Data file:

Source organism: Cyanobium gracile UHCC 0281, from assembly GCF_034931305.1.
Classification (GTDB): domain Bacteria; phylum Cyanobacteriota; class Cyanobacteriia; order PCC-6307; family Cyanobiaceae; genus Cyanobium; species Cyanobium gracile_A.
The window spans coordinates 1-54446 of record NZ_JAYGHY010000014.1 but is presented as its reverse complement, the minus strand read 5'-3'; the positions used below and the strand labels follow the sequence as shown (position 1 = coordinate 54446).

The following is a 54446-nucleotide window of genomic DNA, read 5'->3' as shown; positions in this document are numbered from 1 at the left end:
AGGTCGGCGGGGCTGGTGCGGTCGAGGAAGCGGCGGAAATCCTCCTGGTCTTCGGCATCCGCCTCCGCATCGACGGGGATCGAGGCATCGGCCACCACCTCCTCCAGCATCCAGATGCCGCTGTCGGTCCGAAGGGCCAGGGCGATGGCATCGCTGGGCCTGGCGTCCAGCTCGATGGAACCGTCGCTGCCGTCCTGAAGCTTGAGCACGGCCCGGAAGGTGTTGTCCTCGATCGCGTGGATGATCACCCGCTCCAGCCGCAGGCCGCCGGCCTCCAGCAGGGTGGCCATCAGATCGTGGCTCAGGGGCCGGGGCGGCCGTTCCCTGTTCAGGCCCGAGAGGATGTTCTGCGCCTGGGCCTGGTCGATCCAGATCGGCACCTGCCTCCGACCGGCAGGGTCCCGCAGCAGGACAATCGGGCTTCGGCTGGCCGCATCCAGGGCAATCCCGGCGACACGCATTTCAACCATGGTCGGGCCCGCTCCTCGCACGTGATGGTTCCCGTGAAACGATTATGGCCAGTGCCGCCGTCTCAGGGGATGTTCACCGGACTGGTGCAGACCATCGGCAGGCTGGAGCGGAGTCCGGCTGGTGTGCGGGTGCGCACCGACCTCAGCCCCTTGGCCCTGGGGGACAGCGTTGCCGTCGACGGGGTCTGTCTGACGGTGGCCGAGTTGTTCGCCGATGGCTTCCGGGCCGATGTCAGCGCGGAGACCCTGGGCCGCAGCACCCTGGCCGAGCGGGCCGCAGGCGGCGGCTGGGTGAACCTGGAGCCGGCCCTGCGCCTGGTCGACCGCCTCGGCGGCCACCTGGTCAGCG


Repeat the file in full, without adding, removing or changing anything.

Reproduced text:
Source organism: Cyanobium gracile UHCC 0281, from assembly GCF_034931305.1.
Classification (GTDB): domain Bacteria; phylum Cyanobacteriota; class Cyanobacteriia; order PCC-6307; family Cyanobiaceae; genus Cyanobium; species Cyanobium gracile_A.
The window spans coordinates 1-54446 of record NZ_JAYGHY010000014.1 but is presented as its reverse complement, the minus strand read 5'-3'; the positions used below and the strand labels follow the sequence as shown (position 1 = coordinate 54446).

The following is a 54446-nucleotide window of genomic DNA, read 5'->3' as shown; positions in this document are numbered from 1 at the left end:
AGGTCGGCGGGGCTGGTGCGGTCGAGGAAGCGGCGGAAATCCTCCTGGTCTTCGGCATCCGCCTCCGCATCGACGGGGATCGAGGCATCGGCCACCACCTCCTCCAGCATCCAGATGCCGCTGTCGGTCCGAAGGGCCAGGGCGATGGCATCGCTGGGCCTGGCGTCCAGCTCGATGGAACCGTCGCTGCCGTCCTGAAGCTTGAGCACGGCCCGGAAGGTGTTGTCCTCGATCGCGTGGATGATCACCCGCTCCAGCCGCAGGCCGCCGGCCTCCAGCAGGGTGGCCATCAGATCGTGGCTCAGGGGCCGGGGCGGCCGTTCCCTGTTCAGGCCCGAGAGGATGTTCTGCGCCTGGGCCTGGTCGATCCAGATCGGCACCTGCCTCCGACCGGCAGGGTCCCGCAGCAGGACAATCGGGCTTCGGCTGGCCGCATCCAGGGCAATCCCGGCGACACGCATTTCAACCATGGTCGGGCCCGCTCCTCGCACGTGATGGTTCCCGTGAAACGATTATGGCCAGTGCCGCCGTCTCAGGGGATGTTCACCGGACTGGTGCAGACCATCGGCAGGCTGGAGCGGAGTCCGGCTGGTGTGCGGGTGCGCACCGACCTCAGCCCCTTGGCCCTGGGGGACAGCGTTGCCGTCGACGGGGTCTGTCTGACGGTGGCCGAGTTGTTCGCCGATGGCTTCCGGGCCGATGTCAGCGCGGAGACCCTGGGCCGCAGCACCCTGGCCGAGCGGGCCGCAGGCGGCGGCTGGGTGAACCTGGAGCCGGCCCTGCGCCTGGTCGACCGCCTCGGCGGCCACCTGGTCAGCG